Domestic Goddesses and Double Shifts: Bengali Married Women’s negotiation of Professional and Domestic Labour
Timeslot:07/27 | 11:40-12:00 UTC+2/CEST
This paper will explore the experiences of married women in neoliberal India, who have chosen to negotiate the challenge of maintaining their professional identity and being a “domestic goddess”. Drawing upon in depth interviews with women from Kolkata’s Bhadralok class - a historically as well as culturally dominant class in the region - this paper analyses their experiences of balancing their careers outside the home and their domestic responsibilities within the patrilineal family structure. The paper argues that the majority of these women work a “double shift” and are typically engaged in a conflict between paid professional labour and unpaid emotional labour. I analyse their views regarding their roles as wives (and often mothers) within their marital home (husband’s extended household) and the wider impact that their domestic responsibilities have on their professional identities. My initial findings are that, under the traditional pressures of adjusting in a patrilineal family structure and the more contemporary pressures of living in an increasingly consumerist society, married women’s choices are restricted when they enter their husband’s family. In most of these cases there lies a trade-off between forgoing their career progress and satisfying the demands of the household. As a result they take on a “double shift” as the uneasy trade-off for acquiring the status of a “domestic goddess” within their new marital household.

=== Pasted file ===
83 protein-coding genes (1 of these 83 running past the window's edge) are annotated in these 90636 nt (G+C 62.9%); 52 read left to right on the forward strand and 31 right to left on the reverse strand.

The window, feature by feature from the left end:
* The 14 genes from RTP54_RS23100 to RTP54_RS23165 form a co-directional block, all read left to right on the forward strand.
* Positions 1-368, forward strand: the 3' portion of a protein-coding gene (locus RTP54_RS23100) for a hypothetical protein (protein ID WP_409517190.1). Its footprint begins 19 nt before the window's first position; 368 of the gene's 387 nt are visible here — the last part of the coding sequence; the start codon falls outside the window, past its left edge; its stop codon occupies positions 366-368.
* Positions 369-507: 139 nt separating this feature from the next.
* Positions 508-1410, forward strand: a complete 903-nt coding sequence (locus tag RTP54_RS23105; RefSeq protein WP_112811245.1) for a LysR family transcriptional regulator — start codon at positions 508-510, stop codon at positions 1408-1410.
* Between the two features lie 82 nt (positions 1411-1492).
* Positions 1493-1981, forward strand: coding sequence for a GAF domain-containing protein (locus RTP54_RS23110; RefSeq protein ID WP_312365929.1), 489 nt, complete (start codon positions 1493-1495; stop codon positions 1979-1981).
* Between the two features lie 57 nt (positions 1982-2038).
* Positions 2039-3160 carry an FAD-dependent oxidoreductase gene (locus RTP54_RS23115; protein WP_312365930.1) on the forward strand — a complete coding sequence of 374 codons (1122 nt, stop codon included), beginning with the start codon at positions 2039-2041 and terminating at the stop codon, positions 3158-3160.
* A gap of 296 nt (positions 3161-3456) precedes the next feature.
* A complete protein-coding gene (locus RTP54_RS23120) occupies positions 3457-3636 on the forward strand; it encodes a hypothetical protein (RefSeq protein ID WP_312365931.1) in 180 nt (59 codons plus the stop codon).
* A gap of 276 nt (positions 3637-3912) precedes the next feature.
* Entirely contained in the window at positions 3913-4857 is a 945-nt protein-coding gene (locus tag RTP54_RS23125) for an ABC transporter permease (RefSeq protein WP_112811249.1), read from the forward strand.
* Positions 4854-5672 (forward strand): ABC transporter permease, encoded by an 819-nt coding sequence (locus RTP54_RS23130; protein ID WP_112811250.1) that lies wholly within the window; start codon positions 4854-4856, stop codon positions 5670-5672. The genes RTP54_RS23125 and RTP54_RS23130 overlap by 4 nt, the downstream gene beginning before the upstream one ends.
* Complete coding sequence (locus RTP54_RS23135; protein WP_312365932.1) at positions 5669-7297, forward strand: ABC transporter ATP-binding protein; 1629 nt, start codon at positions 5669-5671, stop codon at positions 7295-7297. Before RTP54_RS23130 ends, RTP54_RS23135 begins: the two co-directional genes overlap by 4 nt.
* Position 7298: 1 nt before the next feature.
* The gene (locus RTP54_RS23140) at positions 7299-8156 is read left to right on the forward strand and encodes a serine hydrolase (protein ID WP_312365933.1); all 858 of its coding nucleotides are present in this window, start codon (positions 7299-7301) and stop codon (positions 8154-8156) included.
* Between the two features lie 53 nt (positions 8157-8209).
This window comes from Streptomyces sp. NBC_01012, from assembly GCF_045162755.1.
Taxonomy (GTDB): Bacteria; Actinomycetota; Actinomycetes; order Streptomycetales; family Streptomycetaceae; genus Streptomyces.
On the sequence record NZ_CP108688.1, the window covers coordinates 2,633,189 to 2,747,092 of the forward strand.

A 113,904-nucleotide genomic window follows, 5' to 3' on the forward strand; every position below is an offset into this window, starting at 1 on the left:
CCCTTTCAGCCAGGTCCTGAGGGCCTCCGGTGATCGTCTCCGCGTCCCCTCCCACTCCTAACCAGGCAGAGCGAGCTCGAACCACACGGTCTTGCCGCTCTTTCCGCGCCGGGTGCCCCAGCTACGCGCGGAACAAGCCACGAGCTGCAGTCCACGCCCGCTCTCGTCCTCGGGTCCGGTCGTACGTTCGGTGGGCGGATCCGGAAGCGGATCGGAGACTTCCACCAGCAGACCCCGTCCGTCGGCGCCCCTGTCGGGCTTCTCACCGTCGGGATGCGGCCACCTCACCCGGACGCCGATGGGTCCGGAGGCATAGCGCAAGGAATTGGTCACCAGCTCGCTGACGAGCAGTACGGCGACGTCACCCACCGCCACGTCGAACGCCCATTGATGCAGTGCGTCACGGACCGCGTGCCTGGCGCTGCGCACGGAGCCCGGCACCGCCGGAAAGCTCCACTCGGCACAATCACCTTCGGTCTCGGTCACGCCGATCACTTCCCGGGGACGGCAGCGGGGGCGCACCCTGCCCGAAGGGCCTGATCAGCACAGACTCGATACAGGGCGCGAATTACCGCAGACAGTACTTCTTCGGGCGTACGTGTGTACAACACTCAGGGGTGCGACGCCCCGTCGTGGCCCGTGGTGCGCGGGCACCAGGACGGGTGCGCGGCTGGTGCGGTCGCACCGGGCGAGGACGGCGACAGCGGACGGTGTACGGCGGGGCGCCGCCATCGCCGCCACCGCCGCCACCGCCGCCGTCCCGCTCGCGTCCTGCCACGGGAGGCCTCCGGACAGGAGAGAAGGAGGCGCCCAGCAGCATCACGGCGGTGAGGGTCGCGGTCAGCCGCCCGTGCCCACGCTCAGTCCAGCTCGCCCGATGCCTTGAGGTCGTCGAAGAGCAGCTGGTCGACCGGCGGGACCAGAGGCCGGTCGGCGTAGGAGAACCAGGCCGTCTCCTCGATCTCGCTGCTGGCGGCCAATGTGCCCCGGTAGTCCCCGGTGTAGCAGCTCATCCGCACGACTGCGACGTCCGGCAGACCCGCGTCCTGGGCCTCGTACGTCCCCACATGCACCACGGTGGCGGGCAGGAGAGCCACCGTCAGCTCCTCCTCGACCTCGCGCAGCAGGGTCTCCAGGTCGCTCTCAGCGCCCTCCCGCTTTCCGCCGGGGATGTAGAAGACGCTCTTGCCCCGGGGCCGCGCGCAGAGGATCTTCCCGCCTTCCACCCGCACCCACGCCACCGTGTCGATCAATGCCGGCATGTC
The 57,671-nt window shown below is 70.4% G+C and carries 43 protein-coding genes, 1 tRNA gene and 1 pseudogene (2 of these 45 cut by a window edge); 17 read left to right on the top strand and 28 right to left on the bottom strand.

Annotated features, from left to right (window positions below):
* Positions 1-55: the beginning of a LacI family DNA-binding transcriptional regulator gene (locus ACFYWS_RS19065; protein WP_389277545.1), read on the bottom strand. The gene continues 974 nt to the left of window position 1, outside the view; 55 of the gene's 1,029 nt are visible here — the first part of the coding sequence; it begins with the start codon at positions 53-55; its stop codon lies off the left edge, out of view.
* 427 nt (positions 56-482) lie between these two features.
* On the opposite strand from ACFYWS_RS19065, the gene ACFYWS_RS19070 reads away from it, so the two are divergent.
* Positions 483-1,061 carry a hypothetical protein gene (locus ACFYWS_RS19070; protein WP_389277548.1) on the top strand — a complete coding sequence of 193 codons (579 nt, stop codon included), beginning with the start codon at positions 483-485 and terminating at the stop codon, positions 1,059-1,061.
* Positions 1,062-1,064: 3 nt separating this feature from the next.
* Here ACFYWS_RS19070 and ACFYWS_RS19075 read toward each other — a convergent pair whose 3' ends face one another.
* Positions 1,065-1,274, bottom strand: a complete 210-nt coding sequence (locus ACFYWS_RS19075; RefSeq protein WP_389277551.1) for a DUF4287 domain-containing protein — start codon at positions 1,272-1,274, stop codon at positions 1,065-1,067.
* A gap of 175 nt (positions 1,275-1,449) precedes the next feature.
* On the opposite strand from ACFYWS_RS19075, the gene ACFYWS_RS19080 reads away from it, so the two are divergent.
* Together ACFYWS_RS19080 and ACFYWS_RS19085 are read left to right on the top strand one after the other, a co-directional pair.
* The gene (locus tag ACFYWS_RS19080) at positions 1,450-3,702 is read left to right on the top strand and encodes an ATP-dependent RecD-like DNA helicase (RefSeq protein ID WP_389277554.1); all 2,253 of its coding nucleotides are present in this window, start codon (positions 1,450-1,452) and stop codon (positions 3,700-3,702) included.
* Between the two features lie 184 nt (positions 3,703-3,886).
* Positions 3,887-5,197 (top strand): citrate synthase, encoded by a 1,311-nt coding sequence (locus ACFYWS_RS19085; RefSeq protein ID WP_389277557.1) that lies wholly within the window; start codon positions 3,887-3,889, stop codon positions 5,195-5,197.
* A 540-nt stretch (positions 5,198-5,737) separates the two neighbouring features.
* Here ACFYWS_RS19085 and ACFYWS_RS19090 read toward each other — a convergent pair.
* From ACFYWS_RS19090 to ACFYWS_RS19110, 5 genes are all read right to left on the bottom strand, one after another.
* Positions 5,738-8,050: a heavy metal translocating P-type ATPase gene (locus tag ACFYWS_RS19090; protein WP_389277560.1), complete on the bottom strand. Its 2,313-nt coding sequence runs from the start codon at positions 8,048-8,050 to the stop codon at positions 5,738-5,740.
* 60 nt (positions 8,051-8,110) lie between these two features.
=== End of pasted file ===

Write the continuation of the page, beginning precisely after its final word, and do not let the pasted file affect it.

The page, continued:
Key words: Emotional labour, double shift, unpaid work, Bhadralok, patrilineal structure, choice